Computer science is a fast-changing field of research. Can we track some of its changes in the past? To answer this or any other question, experimental computer science researchers have essentially three options:
- Write a program.
- Search the Internet.
- Write a program that searches the Internet.
Let me say now, in case it becomes unclear later, that all the data presented here is actually derived from the ACM's database; it is not made up. (As for the interpretation of the data, well, ...) Moving on, we can plot a couple other terms, which and that:
The naive reader will conclude that conjunctions went out of fashion in the mid 80's, and came back after the dot com crash. However, the inappropriately perspicacious reader realizes that this conclusion is subtly flawed, because the word "that" might be a pronoun, adjective, or adverb: not just a conjunction. Fortunately the astute reader realizes we can look at relative instead of absolute frequencies to help clean up the data set.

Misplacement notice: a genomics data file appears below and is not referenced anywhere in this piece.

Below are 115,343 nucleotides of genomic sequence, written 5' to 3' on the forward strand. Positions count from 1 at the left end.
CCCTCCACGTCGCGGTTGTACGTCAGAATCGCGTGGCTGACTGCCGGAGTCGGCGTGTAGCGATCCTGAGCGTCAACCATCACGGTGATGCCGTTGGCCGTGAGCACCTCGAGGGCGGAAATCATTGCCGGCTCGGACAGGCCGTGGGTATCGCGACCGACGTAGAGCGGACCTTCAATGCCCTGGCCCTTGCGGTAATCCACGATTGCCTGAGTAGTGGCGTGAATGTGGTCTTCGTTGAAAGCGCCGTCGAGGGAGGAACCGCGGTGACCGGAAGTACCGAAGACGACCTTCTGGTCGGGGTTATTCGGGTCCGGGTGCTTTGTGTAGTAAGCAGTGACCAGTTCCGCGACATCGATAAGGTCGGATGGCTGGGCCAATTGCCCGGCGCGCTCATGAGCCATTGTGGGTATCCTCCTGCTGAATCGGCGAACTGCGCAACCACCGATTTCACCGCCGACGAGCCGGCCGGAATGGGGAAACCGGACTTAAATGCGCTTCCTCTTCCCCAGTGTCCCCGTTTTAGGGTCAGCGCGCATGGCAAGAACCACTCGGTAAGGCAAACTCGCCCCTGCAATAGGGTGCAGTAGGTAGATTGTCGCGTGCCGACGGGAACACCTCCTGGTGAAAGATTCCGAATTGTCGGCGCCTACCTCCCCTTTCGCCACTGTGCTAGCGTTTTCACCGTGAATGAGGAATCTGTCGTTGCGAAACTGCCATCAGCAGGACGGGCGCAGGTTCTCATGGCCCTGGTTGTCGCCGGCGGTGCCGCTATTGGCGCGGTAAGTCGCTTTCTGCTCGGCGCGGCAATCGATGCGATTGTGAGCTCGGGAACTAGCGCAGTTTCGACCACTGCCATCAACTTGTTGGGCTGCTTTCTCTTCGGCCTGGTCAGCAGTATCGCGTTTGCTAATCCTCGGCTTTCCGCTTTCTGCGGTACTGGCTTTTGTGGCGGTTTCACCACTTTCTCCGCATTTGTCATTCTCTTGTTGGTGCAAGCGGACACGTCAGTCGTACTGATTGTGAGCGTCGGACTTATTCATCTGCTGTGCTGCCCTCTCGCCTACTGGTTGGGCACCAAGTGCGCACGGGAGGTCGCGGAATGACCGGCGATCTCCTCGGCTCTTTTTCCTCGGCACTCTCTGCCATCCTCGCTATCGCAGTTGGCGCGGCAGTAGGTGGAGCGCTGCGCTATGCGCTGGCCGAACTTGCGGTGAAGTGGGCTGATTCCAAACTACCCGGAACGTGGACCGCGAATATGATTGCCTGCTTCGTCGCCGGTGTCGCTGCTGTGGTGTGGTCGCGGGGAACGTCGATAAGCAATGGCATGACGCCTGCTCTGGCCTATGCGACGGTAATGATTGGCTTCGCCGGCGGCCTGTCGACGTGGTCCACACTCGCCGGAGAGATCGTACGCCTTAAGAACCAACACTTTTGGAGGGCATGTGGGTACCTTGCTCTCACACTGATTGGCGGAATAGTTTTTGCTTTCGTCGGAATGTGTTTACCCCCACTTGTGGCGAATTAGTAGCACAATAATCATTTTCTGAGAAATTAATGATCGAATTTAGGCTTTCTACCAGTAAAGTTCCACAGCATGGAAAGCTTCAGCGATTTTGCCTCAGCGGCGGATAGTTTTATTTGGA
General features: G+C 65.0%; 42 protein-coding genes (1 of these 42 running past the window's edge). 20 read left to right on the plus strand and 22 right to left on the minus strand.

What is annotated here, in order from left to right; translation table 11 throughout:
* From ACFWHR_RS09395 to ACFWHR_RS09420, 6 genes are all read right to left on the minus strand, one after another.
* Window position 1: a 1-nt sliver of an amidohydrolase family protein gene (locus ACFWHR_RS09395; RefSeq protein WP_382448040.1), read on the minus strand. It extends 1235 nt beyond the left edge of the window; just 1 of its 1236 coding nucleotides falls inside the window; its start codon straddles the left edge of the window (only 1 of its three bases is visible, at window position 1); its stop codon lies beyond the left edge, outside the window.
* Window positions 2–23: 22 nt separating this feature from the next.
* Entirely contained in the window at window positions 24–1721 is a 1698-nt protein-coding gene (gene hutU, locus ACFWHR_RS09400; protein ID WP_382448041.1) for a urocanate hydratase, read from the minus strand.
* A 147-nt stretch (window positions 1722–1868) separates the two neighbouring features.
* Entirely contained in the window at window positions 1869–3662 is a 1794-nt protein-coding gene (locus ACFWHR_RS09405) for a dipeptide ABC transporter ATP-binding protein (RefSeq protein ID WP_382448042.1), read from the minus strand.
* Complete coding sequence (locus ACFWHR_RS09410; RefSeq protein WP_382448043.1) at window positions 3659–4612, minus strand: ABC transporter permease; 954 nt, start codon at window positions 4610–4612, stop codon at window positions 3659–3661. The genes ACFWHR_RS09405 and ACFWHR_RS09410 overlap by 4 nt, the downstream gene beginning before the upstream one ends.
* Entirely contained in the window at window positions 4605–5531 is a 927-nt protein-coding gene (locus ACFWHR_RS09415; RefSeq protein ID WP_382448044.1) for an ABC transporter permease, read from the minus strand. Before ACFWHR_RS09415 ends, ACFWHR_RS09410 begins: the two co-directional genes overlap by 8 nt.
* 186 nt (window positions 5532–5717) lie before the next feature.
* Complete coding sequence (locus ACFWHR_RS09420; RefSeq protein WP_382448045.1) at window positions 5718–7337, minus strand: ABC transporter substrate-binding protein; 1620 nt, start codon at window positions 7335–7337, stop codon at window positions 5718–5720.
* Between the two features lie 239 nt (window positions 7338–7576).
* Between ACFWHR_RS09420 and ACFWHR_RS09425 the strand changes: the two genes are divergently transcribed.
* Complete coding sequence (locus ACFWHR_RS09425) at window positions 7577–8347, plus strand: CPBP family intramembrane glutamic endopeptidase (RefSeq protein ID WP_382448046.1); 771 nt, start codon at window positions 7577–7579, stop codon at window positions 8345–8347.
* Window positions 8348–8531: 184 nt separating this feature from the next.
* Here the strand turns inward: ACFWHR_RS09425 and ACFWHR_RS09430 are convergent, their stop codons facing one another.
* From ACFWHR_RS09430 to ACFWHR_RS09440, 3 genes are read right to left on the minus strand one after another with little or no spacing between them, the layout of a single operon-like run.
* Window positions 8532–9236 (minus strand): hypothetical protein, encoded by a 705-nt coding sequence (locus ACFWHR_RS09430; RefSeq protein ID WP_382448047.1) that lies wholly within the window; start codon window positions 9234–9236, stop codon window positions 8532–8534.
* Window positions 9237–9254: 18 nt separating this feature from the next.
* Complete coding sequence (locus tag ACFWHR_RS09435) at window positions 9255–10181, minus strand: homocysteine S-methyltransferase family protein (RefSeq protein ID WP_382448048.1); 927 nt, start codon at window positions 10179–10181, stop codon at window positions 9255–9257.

The next group of figures are normalized by the term performance. For example, the blue line in the first plot below shows freq(mobile) / freq(performance).
|Click on the image below for a larger version.|
Now some "matchups", where x v. y = freq(x) / freq(y). Click on an image to enlarge.
They're winning, but we're gaining on Them.
Now our final, and perhaps most important, plot.
While computer science is solidly on the side of good, several abstracts in this search were disturbingly megalomaniacal, such as J. R. Landry's "Can computing professionals be the unintentional architects of evil information systems?", in ACM SIGMIS-CPR, 2008. The author "discusses how the technical rational paradigm supports the creation of systems that embody administrative evil" and aims to "determine if information systems can harm or be evil, the frequency of harm, and response to harm by designers and users."
We can be thankful that according to its abstract, the paper is only "a research-in-progress".
This post was originally an Outrageous Opinion at SIGCOMM'08. Here's a PDF of the original presentation.